A broad spectrum of Jewish leaders in the Greater MetroWest area reacted with anger and alarm to remarks made by Israel’s Religious Affairs Minister David Azoulay, suggesting that Reform Jews cannot be considered Jewish.
Azoulay’s remarks, which he later walked back, were the latest in a series of flashpoints between Israeli officials and representatives of the non-Orthodox denominations.
While hesitant to criticize Israel on security matters, American-Jewish leaders have been forthright in demanding respect for the Reform and Conservative movements.
The Jewish Federation of Greater MetroWest NJ, which has worked for 20 years to promote religious pluralism in Israel, was quick to condemn Azoulay’s statements.
“Continued statements and related policy decisions like this will surely result in deepening the gap between Diaspora Jews — particularly the younger generation — and the State of Israel,” the federation said in a statement (see sidebar).
Amir Shacham, the federation’s associate executive vice president for Israel and overseas, told NJJN that questioning the legitimacy of non-Orthodox movements — which represent the majority of affiliated Jews in North America — complicates pro-Israel advocacy.
“It makes things much more complicated for us in the organized Jewish world,” said Shacham from the federation’s Jerusalem office. “Our main goal is to convince Jews, especially of the younger generation, that their relationship with Israel is a crucial component of their Jewish identity. When something like this comes about it makes it more difficult because some young people think, ‘This is not the Israel we want to connect with.’”
Azoulay made his original remarks July 2 in an interview with Army Radio.
“A Reform Jew, from the moment he stops following Jewish law, I cannot allow myself to say that he is a Jew,” he said. “These are Jews that have lost their way, and we must ensure that every Jew returns to the fold of Judaism, and accept everyone with love and joy.”
In an earlier interview he called Reform Jews “a disaster for the people of Israel.”
Within a day, Prime Minister Benjamin Netanyahu said he “rejects the offensive statements” of the minister, who represents the fervently Orthodox Shas party. Although Azoulay said his remarks had been “exploited” by opponents and that “Jews are Jews,” he nonetheless asserted that Reform Judaism is a “sin” and that it “brought the greatest danger to the Jewish nation: assimilation.”
Azoulay’s words stung Jewish leaders who insist that non-Orthodox Judaism actually provides a needed alternative for secular Israeli Jews who otherwise shun Israel’s Orthodox-dominated religious life.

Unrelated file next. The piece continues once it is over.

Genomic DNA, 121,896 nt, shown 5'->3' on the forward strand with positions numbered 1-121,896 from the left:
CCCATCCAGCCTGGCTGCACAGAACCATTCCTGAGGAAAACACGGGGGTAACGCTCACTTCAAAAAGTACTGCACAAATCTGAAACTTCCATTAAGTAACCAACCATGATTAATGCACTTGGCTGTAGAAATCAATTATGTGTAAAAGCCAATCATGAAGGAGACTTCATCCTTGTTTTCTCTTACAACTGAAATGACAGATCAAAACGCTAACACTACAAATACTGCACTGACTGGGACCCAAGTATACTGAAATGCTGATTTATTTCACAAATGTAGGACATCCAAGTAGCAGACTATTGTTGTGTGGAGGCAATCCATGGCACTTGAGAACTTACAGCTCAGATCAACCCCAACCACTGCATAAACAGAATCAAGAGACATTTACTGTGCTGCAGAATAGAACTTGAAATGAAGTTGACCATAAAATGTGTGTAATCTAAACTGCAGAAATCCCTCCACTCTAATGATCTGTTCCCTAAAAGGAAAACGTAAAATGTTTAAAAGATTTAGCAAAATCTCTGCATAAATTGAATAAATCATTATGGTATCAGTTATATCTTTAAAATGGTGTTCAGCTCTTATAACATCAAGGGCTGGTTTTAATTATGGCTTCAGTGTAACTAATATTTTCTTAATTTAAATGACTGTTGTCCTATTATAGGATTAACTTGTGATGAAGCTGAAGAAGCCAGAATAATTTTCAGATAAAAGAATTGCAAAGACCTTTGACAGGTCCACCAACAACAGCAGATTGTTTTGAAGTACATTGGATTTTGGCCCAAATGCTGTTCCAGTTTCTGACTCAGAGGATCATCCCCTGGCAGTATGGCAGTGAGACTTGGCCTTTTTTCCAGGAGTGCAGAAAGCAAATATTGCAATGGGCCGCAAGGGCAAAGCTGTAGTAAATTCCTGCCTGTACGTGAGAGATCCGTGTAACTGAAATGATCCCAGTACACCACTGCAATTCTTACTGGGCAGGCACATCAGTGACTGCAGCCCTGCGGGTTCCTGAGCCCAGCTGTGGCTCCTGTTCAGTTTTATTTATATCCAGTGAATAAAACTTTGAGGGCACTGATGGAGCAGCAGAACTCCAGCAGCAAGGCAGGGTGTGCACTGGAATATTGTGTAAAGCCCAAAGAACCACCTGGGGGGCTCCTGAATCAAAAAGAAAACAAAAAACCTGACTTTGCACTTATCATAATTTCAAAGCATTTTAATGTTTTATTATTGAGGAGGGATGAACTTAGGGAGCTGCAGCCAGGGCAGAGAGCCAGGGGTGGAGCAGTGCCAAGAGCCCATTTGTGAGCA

Noga Maliniak, who directs the Jewish Community Foundation of Greater MetroWest NJ’s Mack Ness Fund in Israel’s Negev region, is a founder and former president of Kehilat Bavat Ayin, a Reform synagogue of 100 families in the Israeli town of Rosh Ha’ayin.
Unlike most Orthodox synagogues in Israel, it receives no financial support from the government. On a recent visit to New Jersey, Maliniak told NJJN that Azoulay’s statements “make me so angry I cannot explain to you how much. He is not representing the majority of the Jews in Israel.”
Then, in a second conversation, she said, “Actually, his remarks are helping us. We are receiving a lot of new interest in Reform Judaism.”
Local congregational rabbis were also critical of Azoulay’s remarks.
Azoulay “is an ultra-Orthodox Jew and as such I don’t expect him to have a different perspective,” said Rabbi Daniel Cohen of the Reform Temple Sharey Tefilo-Israel in South Orange. “But when he speaks as a minister of the Jewish state, which represents all Israeli Jewish citizens and is speaking to world Jewry, it is problematic. I don’t think this reflects well on Israel, and I don’t think it is reasonable for a minister of Israel to be making statements like the one he did.”
Rabbi Alan Silverstein, immediate past chair of the board and executive board member of the Masorti Foundation for Conservative Judaism in Israel and the religious leader of Congregation Agudath Israel in Caldwell, has worked for decades on religious pluralism issues.
“I am glad Netanyahu denounced his statement but I think it should have been stronger,” he told NJJN. Silverstein called Azoulay’s words “outrageous statements that are a reflection of what happens when an unsuited person is appointed to a position of responsibility. It is certainly not helpful or productive.”
Non-Orthodox American Jews have long been frustrated by Israel’s religious policy, formulated and supervised by Azoulay’s ministry, which holds a monopoly on marriage, divorce, conversion, and burial there. In Israel, the Chief Rabbinate recognizes only Orthodox conversions.
The Chief Rabbinate has also been critical of the policies of some prominent Modern Orthodox rabbis such as Shlomo Riskin of Efrat and Avi Weiss of Riverdale, NY.
The rejection of non-Orthodox Judaism stretches beyond Azoulay’s office. Israeli President Reuven Rivlin, when he was still a Knesset member, visited Temple Emanu-El of Westfield in 1989 and referred to the Reform synagogue’s service as “idol worship and not Judaism.” Rivlin has made conciliatory gestures since entering office, though controversy returned last month after Rivlin allegedly excluded a Conservative rabbi from a bar mitzva ceremony for children with special needs held at his residence.
In a July 9 e-mail to NJJN, Menashe East, the Modern Orthodox rabbi of Mount Freedom Jewish Center in Randolph, wrote, “Minister Azoulay’s comments are very unfortunate and irresponsible…. The path of Halacha to which Minister Azoulay subscribes seeks to preference certain Jews and distance Jews that are not like him. This attitude is inconsistent with traditional Jewish values, which seek to include and embrace, with love….
“Minister Azoulay is serving as a poor ambassador for halachic inclusion and for Jewish peoplehood.”
With reporting by JTA